The Song Remains the Same
**½/**** Image A- Sound A Extras B-
starring John Bonham, John Paul Jones, Jimmy Page, Robert Plant
directed by Joe Massot and Peter Clifton
by Bill Chambers I was a closet Led Zeppelin fanboy throughout my teen years. It wasn't because I thought their music reflected poor taste (no guilty pleasure, they--no need to sic Carl Wilson on me), but rather because there are connotations to liking them I felt misrepresented me and my affection for the band as facilitators of emotional catharsis. Affiliate yourself with The Cure and at the very least you'll score points with hot goth chicks; affiliate yourself with Led Zeppelin and expect to spend your Friday nights rolling 20-sided dice and/or mingling with ersatz hippies. In retrospect, I had basically separated the Led Zeppelin discography from the iconographic baggage that came with it; and I think part of the reason I could never get through The Song Remains the Same (the movie, not the album, although the album is no great shakes) as a teenager--other than the fact that, no matter how you slice it, it simply isn't very good--was because its goofy non sequiturs and psychedelic glaze endeavoured to undo all my hard work. I found its imagery psychically intrusive on the seven minutes a day I spent moping to "The Rain Song."
But I have to say, revisiting The Song Remains the Same some fifteen years after my last attempt wasn't nearly so trying. It probably helps that I haven't listened to Led Zeppelin with any regularity in over a decade, yet it probably helps even more that I'm a lot better versed in film history now. For this patchwork quilt of a concert doc doubles as an uncanny, if incidental, survey of contemporaneous British film and television through the prism of the band. The picture opens with a Performance by way of Hammer prologue (with a dash of, say, O Lucky Man!) in which pinstriped gangsters, led by Led Zeppelin's corpulent manager Peter Grant, mow down a castle filled with swastika-branded Chester Gouldian grotesques1 billed as "greedy millionaires,"2 the arterial spray producing a rainbow of Easter colours3--only to make, after a time-lapse intermezzo of the New York skyline, a whiplash transition to a hippie-dippy tableau of naked children frolicking in a pond to the delight of their father, Zeppelin singer Robert Plant. As a juxtaposition it's bad cinematic grammar, really (nothing happens to the kids; the hitmen are never heard from again), but it does parenthesize the creeping dread movie buffs had been conditioned to associate with rural England through its usage in UK fright flicks like Straw Dogs, Don't Look Now4, and Village of the Damned. Later, a picnicking Jimmy Page will turn to the camera with eyes that glow not unlike those of the Midwich offspring.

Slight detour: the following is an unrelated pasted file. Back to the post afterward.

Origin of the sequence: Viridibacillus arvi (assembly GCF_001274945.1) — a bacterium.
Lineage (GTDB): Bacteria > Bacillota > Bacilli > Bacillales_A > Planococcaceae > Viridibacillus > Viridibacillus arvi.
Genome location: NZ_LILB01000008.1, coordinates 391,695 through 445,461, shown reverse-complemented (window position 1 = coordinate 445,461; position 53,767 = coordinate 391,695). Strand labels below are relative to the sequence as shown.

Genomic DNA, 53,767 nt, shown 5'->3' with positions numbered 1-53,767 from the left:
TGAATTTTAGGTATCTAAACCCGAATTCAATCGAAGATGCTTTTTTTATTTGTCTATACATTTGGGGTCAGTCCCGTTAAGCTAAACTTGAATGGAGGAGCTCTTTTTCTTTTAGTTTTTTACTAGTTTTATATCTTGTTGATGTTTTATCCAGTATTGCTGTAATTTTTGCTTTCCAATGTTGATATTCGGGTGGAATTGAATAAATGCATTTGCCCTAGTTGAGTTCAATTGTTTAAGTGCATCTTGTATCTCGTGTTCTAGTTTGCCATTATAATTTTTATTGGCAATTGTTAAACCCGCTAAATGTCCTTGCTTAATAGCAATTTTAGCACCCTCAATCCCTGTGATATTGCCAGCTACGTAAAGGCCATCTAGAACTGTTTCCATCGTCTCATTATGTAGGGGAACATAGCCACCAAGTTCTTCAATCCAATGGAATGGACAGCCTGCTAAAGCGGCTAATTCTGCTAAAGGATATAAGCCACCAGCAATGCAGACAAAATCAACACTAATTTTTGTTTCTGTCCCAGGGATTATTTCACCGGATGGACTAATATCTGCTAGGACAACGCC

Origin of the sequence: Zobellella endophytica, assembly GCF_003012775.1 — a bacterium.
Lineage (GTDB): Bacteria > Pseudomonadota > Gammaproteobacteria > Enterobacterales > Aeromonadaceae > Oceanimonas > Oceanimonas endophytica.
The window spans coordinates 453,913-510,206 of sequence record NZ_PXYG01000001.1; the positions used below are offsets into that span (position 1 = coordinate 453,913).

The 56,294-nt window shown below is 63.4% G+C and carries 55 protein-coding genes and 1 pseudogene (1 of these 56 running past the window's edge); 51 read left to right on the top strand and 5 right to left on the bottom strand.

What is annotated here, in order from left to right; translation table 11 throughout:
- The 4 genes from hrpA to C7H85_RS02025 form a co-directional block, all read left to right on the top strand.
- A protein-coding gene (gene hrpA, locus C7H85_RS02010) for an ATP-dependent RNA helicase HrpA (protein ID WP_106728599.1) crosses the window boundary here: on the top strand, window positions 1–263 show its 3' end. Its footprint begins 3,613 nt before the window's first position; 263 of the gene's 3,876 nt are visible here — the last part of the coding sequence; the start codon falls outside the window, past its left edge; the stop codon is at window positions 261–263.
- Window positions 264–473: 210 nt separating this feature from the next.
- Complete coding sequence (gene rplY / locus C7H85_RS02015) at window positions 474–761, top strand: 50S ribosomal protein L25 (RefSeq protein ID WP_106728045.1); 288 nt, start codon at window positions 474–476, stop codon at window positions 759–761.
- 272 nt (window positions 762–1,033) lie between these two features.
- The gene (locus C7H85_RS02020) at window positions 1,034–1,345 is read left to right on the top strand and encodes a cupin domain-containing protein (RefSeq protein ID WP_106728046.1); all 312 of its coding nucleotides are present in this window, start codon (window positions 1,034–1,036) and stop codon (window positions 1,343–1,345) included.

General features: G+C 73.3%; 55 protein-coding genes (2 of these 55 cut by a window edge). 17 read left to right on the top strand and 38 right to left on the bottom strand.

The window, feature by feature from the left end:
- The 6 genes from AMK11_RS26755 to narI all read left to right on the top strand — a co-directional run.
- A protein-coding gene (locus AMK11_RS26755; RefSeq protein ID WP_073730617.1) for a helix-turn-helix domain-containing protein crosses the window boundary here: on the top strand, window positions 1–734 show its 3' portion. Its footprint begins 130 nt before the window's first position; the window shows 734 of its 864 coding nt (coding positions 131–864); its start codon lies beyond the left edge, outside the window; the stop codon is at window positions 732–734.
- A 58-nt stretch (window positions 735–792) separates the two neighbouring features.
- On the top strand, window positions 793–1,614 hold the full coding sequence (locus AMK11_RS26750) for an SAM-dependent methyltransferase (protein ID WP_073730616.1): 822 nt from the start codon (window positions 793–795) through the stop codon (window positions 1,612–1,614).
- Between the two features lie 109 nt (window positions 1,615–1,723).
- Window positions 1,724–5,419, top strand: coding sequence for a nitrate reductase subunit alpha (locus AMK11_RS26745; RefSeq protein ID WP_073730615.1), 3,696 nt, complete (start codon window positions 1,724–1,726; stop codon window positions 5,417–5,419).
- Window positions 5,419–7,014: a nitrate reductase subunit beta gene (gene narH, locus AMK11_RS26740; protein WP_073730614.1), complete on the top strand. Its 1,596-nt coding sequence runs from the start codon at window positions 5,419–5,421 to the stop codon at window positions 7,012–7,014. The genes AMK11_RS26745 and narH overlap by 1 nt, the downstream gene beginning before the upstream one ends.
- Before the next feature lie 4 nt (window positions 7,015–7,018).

Other hommages take the form of dreamy interludes that overlap the concert sequences (filmed, for the most part, at Madison Square Garden). Pageboy-haired bassist and keyboardist John Paul Jones materializes in a reimagining of Doctor Syn that's far more evocative of Witchfinder General. Plant takes a medieval (read: Arthurian) detour that plays like a mash-up of Stephen Weeks and the Polanski Macbeth. Page--transforming, Lon Chaney-style, into a Gandalf-ian old wizard (known in Zeppelin lore as "The Hermit") and back again to the accompaniment of his (fucking interminable) "Dazed and Confused" guitar solo--betrays the band's Tolkien influence most explicitly in a segment whose campiness, unintentional or not, draws attention, in conjunction with Plant's vignette, to the fact that Zeppelin co-financed Monty Python and the Holy Grail. And John "Bonzo" Bonham appears in a BBC pastiche of sorts, puttering around the English countryside in incongruously flashy modes of transport, entering a drag-race, and creating Kodak moments with his wife and family on the farm. It is said these are psychic projections of the group's innermost fantasies (or personal demons, as it were), which makes Bonham's paean to a quotidian routine all the more heartbreaking: Eschewing the metaphorical trappings favoured by his bandmates, Bonham, who apparently suffered from debilitating homesickness while on tour, opted for a super8-style reverie. Four years later, he would drink himself to death.
The problem with this framing device, if you can call it that, is largely one of aesthetics: This is one ramshackle film, the price of doing it independently with journeymen directors. Because Led Zeppelin were not in perpetual transition like The Beatles, it seems kind of preposterous to conflate the British screen's diverse crop of genres with the musical stylings of the band, and so taken as a revue of sorts, The Song Remains the Same starts to give off the musty odour of either a bargain-basement Amicus anthology or a failed attempt at sketch comedy in the dada vein of And Now for Something Completely Different. Taken as "a reasonably honest statement of where [Led Zeppelin] were at that particular time," to quote Jimmy Page in the NEW MUSIC EXPRESS, the picture is so ungainly that it has a habit of trivializing the group's individual attempts at self-expression. Anyone familiar with a song like "The Battle of Evermore" knows they're perfectly capable of spinning silk from the dopiest of conceits, but clearly film is not their forte.